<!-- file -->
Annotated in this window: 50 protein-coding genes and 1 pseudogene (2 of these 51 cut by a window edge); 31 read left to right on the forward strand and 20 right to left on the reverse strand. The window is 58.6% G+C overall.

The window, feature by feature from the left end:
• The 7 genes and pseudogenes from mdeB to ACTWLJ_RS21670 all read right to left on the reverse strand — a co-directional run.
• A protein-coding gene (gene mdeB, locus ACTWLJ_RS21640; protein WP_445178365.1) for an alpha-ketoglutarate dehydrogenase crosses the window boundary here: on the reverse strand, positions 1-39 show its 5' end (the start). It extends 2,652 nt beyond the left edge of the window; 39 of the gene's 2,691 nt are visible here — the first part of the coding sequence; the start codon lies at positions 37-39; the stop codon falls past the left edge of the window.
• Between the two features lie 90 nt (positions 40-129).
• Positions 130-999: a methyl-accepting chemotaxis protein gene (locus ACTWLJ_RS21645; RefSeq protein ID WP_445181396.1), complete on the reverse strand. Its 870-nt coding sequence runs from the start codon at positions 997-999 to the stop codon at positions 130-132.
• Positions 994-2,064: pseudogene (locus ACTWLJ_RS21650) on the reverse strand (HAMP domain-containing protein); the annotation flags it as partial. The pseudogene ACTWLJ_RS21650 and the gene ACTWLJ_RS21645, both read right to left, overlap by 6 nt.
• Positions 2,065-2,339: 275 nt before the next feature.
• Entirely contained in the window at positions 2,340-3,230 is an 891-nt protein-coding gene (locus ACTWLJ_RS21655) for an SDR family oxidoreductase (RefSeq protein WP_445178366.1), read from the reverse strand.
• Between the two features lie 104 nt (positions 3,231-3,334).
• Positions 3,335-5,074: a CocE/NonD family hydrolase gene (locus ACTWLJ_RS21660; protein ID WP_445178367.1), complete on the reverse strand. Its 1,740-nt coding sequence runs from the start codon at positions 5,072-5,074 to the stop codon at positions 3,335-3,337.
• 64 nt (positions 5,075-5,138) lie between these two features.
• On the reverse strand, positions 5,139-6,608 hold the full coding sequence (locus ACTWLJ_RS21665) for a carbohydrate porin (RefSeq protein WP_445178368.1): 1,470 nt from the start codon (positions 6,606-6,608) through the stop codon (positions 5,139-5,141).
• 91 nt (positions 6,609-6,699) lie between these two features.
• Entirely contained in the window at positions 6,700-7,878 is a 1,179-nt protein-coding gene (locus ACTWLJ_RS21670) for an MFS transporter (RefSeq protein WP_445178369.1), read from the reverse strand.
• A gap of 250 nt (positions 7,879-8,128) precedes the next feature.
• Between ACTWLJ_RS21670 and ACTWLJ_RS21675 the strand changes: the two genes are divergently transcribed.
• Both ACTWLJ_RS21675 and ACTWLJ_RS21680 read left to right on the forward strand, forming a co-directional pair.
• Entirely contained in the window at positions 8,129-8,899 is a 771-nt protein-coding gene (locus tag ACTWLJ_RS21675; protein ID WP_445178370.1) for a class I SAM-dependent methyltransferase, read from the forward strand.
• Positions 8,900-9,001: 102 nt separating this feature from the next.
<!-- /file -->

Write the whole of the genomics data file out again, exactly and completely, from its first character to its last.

Annotated in this window: 50 protein-coding genes and 1 pseudogene (2 of these 51 cut by a window edge); 31 read left to right on the forward strand and 20 right to left on the reverse strand. The window is 58.6% G+C overall.

The window, feature by feature from the left end:
• The 7 genes and pseudogenes from mdeB to ACTWLJ_RS21670 all read right to left on the reverse strand — a co-directional run.
• A protein-coding gene (gene mdeB, locus ACTWLJ_RS21640; protein WP_445178365.1) for an alpha-ketoglutarate dehydrogenase crosses the window boundary here: on the reverse strand, positions 1-39 show its 5' end (the start). It extends 2,652 nt beyond the left edge of the window; 39 of the gene's 2,691 nt are visible here — the first part of the coding sequence; the start codon lies at positions 37-39; the stop codon falls past the left edge of the window.
• Between the two features lie 90 nt (positions 40-129).
• Positions 130-999: a methyl-accepting chemotaxis protein gene (locus ACTWLJ_RS21645; RefSeq protein ID WP_445181396.1), complete on the reverse strand. Its 870-nt coding sequence runs from the start codon at positions 997-999 to the stop codon at positions 130-132.
• Positions 994-2,064: pseudogene (locus ACTWLJ_RS21650) on the reverse strand (HAMP domain-containing protein); the annotation flags it as partial. The pseudogene ACTWLJ_RS21650 and the gene ACTWLJ_RS21645, both read right to left, overlap by 6 nt.
• Positions 2,065-2,339: 275 nt before the next feature.
• Entirely contained in the window at positions 2,340-3,230 is an 891-nt protein-coding gene (locus ACTWLJ_RS21655) for an SDR family oxidoreductase (RefSeq protein WP_445178366.1), read from the reverse strand.
• Between the two features lie 104 nt (positions 3,231-3,334).
• Positions 3,335-5,074: a CocE/NonD family hydrolase gene (locus ACTWLJ_RS21660; protein ID WP_445178367.1), complete on the reverse strand. Its 1,740-nt coding sequence runs from the start codon at positions 5,072-5,074 to the stop codon at positions 3,335-3,337.
• 64 nt (positions 5,075-5,138) lie between these two features.
• On the reverse strand, positions 5,139-6,608 hold the full coding sequence (locus ACTWLJ_RS21665) for a carbohydrate porin (RefSeq protein WP_445178368.1): 1,470 nt from the start codon (positions 6,606-6,608) through the stop codon (positions 5,139-5,141).
• 91 nt (positions 6,609-6,699) lie between these two features.
• Entirely contained in the window at positions 6,700-7,878 is a 1,179-nt protein-coding gene (locus ACTWLJ_RS21670) for an MFS transporter (RefSeq protein WP_445178369.1), read from the reverse strand.
• A gap of 250 nt (positions 7,879-8,128) precedes the next feature.
• Between ACTWLJ_RS21670 and ACTWLJ_RS21675 the strand changes: the two genes are divergently transcribed.
• Both ACTWLJ_RS21675 and ACTWLJ_RS21680 read left to right on the forward strand, forming a co-directional pair.
• Entirely contained in the window at positions 8,129-8,899 is a 771-nt protein-coding gene (locus tag ACTWLJ_RS21675; protein ID WP_445178370.1) for a class I SAM-dependent methyltransferase, read from the forward strand.
• Positions 8,900-9,001: 102 nt separating this feature from the next.